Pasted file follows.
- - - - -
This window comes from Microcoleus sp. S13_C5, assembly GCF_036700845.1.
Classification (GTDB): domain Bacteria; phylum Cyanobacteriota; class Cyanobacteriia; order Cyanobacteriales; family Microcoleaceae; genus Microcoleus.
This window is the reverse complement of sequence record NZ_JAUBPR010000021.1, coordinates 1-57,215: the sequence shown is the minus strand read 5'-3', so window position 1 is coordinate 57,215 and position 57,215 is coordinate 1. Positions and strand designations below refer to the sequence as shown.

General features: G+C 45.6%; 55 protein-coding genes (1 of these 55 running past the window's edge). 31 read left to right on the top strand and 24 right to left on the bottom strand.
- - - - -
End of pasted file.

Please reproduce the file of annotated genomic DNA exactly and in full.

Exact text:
This window comes from Microcoleus sp. S13_C5, assembly GCF_036700845.1.
Classification (GTDB): domain Bacteria; phylum Cyanobacteriota; class Cyanobacteriia; order Cyanobacteriales; family Microcoleaceae; genus Microcoleus.
This window is the reverse complement of sequence record NZ_JAUBPR010000021.1, coordinates 1-57,215: the sequence shown is the minus strand read 5'-3', so window position 1 is coordinate 57,215 and position 57,215 is coordinate 1. Positions and strand designations below refer to the sequence as shown.

General features: G+C 45.6%; 55 protein-coding genes (1 of these 55 running past the window's edge). 31 read left to right on the top strand and 24 right to left on the bottom strand.